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Serving up JCSMR research on a plate(let)

Scientists in the Gardiner Group of the John Curtin School of Medical Research (JCSMR) have successfully performed platelet function assessment of all the patient attendees of the ITP Patient Conference 2024.

The ITP Patient Conference 2024 was held on 9 March at the Finkel Theatre in JCSMR. This event brought together patients living with immune thrombocytopenia (ITP) together with their carers, ITP clinicians and JCSMR researchers. ITP is an autoimmune disorder, characterised by immune system dysregulation that leads to the premature destruction and removal of platelets from circulation. This can cause a transient or long-term decrease in platelet numbers, placing patients at high risk of bleeding. ITP is the most prevalent autoimmune disorder of blood cells, with 3.3 new cases per 100,000 adults every year and 9.5 per 100,000 adults living with this disorder worldwide. This equates to roughly 2000 -2500 new ITP cases in Australia every year.

The Conference was organised by ITP Australia and New Zealand, a patient-led organisation that strives to raise awareness of ITP and maintain a support network for ITP patients.

There were over sixty participants, including twenty-four patients, making it the highest-attended event in the organisation’s history. Patients travelled interstate to reach this meeting from regional Australia including Shepparton, Cowra, Berry, and Port Macquarie. ITP experts from across Australia also converged in the nation’s capital including Drs Danny Hsu (NSW), Sarah Ng (NSW), Robert Bird (Qld), Chris Barnes (Vic), and CheeWee Tan (SA).

The Gardiner Group’s initiative to collect and process patient blood specimens on-site and then assess patient platelet function, was the highlight of the conference. We managed to perform blood counts, platelet surface receptor evaluation by flow cytometry, and rotational thromboelastometry (ROTEM) – a functional readout of platelet contribution to clot formation. Peripheral blood mononuclear cells, genomic DNA, plasma, and serum from all patients were also stored on the day.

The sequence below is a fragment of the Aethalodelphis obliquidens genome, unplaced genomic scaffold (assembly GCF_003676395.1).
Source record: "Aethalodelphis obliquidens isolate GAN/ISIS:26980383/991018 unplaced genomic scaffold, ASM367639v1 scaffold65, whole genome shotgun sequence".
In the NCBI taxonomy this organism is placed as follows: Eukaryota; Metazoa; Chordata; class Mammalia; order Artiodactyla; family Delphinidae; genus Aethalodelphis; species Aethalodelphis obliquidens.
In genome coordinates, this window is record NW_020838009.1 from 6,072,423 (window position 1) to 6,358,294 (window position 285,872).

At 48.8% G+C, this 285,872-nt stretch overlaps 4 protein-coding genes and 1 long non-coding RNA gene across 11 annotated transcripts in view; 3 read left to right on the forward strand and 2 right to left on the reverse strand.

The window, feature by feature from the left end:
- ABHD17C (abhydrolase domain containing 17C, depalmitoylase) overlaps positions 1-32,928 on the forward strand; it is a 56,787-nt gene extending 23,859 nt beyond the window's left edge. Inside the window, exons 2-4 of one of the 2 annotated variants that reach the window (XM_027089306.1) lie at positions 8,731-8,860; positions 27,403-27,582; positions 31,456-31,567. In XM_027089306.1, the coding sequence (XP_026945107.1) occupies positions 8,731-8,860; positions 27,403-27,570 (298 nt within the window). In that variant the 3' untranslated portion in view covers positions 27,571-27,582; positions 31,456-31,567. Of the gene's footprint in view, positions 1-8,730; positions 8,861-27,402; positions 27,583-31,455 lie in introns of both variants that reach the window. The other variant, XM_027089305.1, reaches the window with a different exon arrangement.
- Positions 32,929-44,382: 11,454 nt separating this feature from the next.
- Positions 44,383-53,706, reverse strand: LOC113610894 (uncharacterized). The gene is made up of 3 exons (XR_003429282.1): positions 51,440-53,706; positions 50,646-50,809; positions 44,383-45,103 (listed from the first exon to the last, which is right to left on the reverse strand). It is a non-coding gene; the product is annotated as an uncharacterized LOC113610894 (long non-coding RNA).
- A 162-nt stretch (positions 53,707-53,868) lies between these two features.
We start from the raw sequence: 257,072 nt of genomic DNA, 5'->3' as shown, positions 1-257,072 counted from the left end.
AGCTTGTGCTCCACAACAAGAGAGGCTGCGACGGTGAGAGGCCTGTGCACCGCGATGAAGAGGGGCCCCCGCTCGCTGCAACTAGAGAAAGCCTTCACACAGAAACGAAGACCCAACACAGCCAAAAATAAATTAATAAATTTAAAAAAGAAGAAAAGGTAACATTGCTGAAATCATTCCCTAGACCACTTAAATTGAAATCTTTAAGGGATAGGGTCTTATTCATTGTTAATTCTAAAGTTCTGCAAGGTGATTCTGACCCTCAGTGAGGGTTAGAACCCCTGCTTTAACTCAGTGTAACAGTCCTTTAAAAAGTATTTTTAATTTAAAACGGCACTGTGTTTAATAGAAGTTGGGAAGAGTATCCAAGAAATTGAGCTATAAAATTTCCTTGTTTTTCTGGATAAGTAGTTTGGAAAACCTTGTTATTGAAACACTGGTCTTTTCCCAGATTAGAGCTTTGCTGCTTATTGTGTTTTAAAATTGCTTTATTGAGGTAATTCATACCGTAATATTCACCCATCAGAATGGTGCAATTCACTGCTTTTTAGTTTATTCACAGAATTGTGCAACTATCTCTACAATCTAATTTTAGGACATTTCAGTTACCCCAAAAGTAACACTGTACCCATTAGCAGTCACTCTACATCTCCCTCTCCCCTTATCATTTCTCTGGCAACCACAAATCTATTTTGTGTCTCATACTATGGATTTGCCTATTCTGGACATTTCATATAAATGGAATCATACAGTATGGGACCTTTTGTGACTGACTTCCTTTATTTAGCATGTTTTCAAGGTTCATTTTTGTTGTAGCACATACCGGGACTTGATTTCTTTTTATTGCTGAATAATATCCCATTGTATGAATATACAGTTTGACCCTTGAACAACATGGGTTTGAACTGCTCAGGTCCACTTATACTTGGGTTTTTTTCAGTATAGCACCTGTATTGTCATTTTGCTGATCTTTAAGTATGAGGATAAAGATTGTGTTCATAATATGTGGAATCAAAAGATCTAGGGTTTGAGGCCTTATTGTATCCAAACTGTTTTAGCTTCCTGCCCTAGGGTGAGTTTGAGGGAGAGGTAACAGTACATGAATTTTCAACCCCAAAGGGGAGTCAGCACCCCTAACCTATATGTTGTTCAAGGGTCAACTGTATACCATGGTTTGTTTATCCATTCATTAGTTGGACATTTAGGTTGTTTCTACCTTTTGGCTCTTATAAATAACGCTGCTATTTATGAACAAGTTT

This was a huge undertaking that involved a lot of pre-planning, delegation of tasks, and involvement of the entire research group to ensure smooth operation on the day. These tests provide critical information on platelet function, which is necessary to understand the clinical course of ITP, as platelet count alone is not a good predictor of bleeding in these patients. While ITP is generally diagnosed through the exclusion of other causes of low platelets, these research techniques provide a better understanding of platelet function,


which is not routinely assessed in clinical settings.

All these results will be added to our National Platelet Research and Referral Centre (NPRC) database. NPRC is a collaborative initiative between the Australian National University and The Canberra Hospital with the goal to integrate innovative research skills with clinical medicine to improve the management of individuals with ITP.

Attendees received their test results and interpretative advice from Dr Philip Choi before the end of the conference, which served as a tangible souvenir of the day’s proceedings. The day was long and hard for every member of the team who was involved in obtaining consent, collecting blood, processing, and reporting results. But when we all entered the Finkel at the end of the day, the audience’s applause refuelled our motivation.

There was a palpable excitement amongst the patients upon receiving their personalised results, which underscored the value of bringing the research interface to the patients. We spent time with patients and explained what we were trying to achieve in the research setting. Patients and carers expressed their gratitude to researchers and physicians for their combined efforts to advance ITP understanding and treatment.

Overall, the 2024 ITP Patient Conference was a significant platform for the exchange of lived experiences, empowerment, and building a sense of community among people living with this complex disorder. Real-time reporting of the research data was a trailblazer and has paved the way for future events in the field.












Written by Dr Sidra Ali, Dr Philip Choi and Professor Elizabeth Gardiner

Source: John Curtin School of Medical Research